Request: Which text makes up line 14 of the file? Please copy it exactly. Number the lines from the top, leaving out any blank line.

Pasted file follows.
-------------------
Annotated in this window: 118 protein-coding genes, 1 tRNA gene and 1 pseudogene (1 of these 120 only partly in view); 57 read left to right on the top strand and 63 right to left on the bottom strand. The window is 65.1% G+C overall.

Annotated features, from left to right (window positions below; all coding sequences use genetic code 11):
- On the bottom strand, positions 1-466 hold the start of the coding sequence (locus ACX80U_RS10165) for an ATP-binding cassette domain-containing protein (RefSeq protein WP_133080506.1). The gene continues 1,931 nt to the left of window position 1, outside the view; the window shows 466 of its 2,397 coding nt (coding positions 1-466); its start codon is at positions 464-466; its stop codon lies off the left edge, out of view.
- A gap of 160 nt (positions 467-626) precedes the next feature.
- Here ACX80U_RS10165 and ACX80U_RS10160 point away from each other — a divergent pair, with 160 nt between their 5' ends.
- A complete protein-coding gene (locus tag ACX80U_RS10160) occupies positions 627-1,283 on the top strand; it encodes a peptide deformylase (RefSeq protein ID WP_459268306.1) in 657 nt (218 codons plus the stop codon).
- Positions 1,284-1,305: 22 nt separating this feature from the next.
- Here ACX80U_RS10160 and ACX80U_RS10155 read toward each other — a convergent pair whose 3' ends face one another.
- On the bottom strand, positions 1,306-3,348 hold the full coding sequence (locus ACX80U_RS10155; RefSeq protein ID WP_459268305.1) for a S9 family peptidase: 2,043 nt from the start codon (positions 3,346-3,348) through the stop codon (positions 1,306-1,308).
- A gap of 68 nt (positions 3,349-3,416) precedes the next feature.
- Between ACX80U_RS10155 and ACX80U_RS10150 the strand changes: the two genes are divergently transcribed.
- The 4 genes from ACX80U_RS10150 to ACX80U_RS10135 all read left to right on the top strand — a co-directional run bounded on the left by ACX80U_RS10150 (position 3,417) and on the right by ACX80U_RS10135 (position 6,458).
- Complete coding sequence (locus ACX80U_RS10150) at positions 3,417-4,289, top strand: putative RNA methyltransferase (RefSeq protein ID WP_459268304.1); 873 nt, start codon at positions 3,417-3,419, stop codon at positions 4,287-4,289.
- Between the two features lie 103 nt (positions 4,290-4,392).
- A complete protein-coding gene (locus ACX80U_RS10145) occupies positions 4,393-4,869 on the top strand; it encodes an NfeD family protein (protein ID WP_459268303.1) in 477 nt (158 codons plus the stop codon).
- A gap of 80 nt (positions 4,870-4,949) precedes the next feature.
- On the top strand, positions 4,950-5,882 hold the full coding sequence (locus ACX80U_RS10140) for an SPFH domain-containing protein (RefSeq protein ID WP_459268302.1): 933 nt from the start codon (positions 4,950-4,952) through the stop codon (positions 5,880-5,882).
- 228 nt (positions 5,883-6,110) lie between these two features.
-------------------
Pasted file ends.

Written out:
- Between the two features lie 103 nt (positions 4,290-4,392).